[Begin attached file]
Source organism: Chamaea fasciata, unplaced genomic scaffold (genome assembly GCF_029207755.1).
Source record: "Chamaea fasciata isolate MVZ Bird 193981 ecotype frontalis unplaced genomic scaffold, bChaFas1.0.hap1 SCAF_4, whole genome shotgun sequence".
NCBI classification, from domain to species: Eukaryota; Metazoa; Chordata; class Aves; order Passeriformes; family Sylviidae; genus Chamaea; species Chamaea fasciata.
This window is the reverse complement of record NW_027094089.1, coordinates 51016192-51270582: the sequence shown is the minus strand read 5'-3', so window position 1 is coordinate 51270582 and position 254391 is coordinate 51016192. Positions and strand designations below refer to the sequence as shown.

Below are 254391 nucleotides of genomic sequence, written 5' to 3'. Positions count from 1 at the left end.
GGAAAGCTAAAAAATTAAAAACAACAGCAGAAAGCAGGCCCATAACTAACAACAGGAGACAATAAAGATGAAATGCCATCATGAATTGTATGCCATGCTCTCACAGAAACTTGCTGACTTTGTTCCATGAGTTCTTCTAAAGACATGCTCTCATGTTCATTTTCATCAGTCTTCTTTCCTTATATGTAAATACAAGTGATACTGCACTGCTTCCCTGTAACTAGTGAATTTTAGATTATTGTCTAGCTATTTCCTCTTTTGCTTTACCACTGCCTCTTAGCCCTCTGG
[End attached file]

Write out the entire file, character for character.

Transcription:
Source organism: Chamaea fasciata, unplaced genomic scaffold (genome assembly GCF_029207755.1).
Source record: "Chamaea fasciata isolate MVZ Bird 193981 ecotype frontalis unplaced genomic scaffold, bChaFas1.0.hap1 SCAF_4, whole genome shotgun sequence".
NCBI classification, from domain to species: Eukaryota; Metazoa; Chordata; class Aves; order Passeriformes; family Sylviidae; genus Chamaea; species Chamaea fasciata.
This window is the reverse complement of record NW_027094089.1, coordinates 51016192-51270582: the sequence shown is the minus strand read 5'-3', so window position 1 is coordinate 51270582 and position 254391 is coordinate 51016192. Positions and strand designations below refer to the sequence as shown.

Below are 254391 nucleotides of genomic sequence, written 5' to 3'. Positions count from 1 at the left end.
GGAAAGCTAAAAAATTAAAAACAACAGCAGAAAGCAGGCCCATAACTAACAACAGGAGACAATAAAGATGAAATGCCATCATGAATTGTATGCCATGCTCTCACAGAAACTTGCTGACTTTGTTCCATGAGTTCTTCTAAAGACATGCTCTCATGTTCATTTTCATCAGTCTTCTTTCCTTATATGTAAATACAAGTGATACTGCACTGCTTCCCTGTAACTAGTGAATTTTAGATTATTGTCTAGCTATTTCCTCTTTTGCTTTACCACTGCCTCTTAGCCCTCTGG